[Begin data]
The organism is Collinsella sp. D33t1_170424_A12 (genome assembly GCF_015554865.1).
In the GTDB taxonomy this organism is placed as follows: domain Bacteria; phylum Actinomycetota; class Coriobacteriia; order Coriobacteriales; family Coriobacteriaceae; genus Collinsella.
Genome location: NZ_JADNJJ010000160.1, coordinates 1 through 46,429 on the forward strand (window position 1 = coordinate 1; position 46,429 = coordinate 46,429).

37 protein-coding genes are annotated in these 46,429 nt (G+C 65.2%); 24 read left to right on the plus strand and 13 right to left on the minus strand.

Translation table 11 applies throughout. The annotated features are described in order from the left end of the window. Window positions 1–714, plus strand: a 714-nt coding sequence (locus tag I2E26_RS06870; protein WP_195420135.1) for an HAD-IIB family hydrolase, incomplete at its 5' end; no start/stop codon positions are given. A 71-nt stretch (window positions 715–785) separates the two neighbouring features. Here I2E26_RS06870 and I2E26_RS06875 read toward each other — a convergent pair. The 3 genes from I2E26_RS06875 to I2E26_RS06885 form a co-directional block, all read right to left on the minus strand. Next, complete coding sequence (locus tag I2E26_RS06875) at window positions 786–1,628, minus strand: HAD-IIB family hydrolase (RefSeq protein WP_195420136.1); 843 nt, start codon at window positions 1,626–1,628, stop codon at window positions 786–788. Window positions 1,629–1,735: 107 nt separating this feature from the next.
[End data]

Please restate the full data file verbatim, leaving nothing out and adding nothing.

The organism is Collinsella sp. D33t1_170424_A12 (genome assembly GCF_015554865.1).
In the GTDB taxonomy this organism is placed as follows: domain Bacteria; phylum Actinomycetota; class Coriobacteriia; order Coriobacteriales; family Coriobacteriaceae; genus Collinsella.
Genome location: NZ_JADNJJ010000160.1, coordinates 1 through 46,429 on the forward strand (window position 1 = coordinate 1; position 46,429 = coordinate 46,429).

37 protein-coding genes are annotated in these 46,429 nt (G+C 65.2%); 24 read left to right on the plus strand and 13 right to left on the minus strand.

Translation table 11 applies throughout. The annotated features are described in order from the left end of the window. Window positions 1–714, plus strand: a 714-nt coding sequence (locus tag I2E26_RS06870; protein WP_195420135.1) for an HAD-IIB family hydrolase, incomplete at its 5' end; no start/stop codon positions are given. A 71-nt stretch (window positions 715–785) separates the two neighbouring features. Here I2E26_RS06870 and I2E26_RS06875 read toward each other — a convergent pair. The 3 genes from I2E26_RS06875 to I2E26_RS06885 form a co-directional block, all read right to left on the minus strand. Next, complete coding sequence (locus tag I2E26_RS06875) at window positions 786–1,628, minus strand: HAD-IIB family hydrolase (RefSeq protein WP_195420136.1); 843 nt, start codon at window positions 1,626–1,628, stop codon at window positions 786–788. Window positions 1,629–1,735: 107 nt separating this feature from the next.